It’s Wednesday! You know what that means. It means it’s time for an excerpt. Here’s a little bit that I just love from Trail of Dreams
He nodded to the ferryman. “Tell the fine lady here that she needs to be careful of dragons in the prairie grass.”
The ferryman laughed as he poled the raft along. “Can’t rightly say I ever saw me a dragon out here.”
“There you have it,” Katie said, crossing her arms where she sat. “Idjeet.”
The ferryman working the rope on the Boyle’s raft tripped and staggered, tipping the raft slightly to the side. Katie gripped the edges of her wagon seat and lost the color in her face. Even yards away, Aiden could see the fear back in her eyes.
“Just because this gentleman has never seen a prairie dragon doesn’t mean they don’t exist or that you shouldn’t be careful of them,” he argued on, his tone as mocking as he could make it. “Why, there could be one just around the river bend, waiting to snatch you.”
With a quick, wary gesture, Katie snapped her head up to meet his eyes. “Are you out of your mind? Has all that fiddle playing filled your head with fuzz?”
She was fighting it. The color came back to her face in splotches, but at least it was coming. His chest swelled with pride in her.
“You scoff now, but I’ve seen photographs of prairie dragons,” he said, resting his weight on one hip and crossing his arms in challenge.
“You have?” She sat straighter, curiosity replacing the mask of false scorn she’d put on. “Where?”
“Back in Ireland,” he said, both to her and to the ferryman with the pole, who had stopped his work and stared at Aiden with open mouth.
“You never,” Katie called him out. Her color was almost back to normal and she’d let go of the wagon seat.
“You saw the same photograph that I did, remember?”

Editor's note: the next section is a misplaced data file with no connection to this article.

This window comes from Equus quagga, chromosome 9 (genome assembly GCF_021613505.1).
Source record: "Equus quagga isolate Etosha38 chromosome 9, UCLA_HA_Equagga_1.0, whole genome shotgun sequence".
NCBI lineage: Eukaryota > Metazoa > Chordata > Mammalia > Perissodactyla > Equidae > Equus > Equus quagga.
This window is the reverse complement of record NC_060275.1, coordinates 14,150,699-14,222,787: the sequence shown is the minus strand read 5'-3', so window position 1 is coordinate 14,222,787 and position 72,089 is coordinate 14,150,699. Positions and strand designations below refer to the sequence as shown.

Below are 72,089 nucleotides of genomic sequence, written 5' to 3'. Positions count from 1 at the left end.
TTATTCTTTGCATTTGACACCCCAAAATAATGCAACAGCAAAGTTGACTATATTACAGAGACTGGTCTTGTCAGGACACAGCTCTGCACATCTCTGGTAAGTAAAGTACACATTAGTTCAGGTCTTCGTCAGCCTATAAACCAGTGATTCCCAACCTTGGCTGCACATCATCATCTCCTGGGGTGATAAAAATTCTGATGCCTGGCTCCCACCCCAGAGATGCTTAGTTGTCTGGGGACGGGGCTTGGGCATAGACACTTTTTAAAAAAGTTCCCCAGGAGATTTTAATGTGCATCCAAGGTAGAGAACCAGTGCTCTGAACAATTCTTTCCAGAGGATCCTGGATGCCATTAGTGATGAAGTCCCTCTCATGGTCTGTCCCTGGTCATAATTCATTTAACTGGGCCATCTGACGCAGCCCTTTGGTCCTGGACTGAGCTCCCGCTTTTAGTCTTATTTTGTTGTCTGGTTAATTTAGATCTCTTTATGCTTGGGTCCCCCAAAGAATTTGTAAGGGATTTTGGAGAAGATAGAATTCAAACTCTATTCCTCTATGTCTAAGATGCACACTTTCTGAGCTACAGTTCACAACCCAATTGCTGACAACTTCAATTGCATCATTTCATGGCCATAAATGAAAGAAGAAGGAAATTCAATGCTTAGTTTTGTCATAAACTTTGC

“How could I remember something that never happened.” She tipped her chin up, almost as if they were on dry ground.
Two of Aiden’s younger brothers had poked their heads out of the back of their family’s wagon and were giggling, bright-eyed, at his story. He winked at them, then peeked past the wagon to the river’s opposite shore. It would take a few more minutes to reach it, but they were more than halfway across now.
“They’re small for dragons,” he went on, facing Katie once more. “But fat and brown. And they have fur instead of scales. They have horns, though, and great, large humps.”
The ferryman snorted with laughter beside him.
Across the stretch of river separating their rafts, Katie huffed in frustration. “Idjeet I said and idjeet I meant. Those are buffalo, not dragons.”
“Aye,” he called back to her. “The Great American Buffalo Dragon. Vicious beasties, they are. They’ll breathe fire at you and charge all at once.”
The ferryman working the rope on his wagon was laughing at the exchange now, along with both of the men on the Boyle’s raft. Behind Katie, a little sister and a brother had popped their heads up and were chuckling along as well.
“Saints be praised, Aiden Murphy. How you intend to find your way in this country is a mystery to me,” Katie said. She shifted position on the driver’s seat, relaxing even more.
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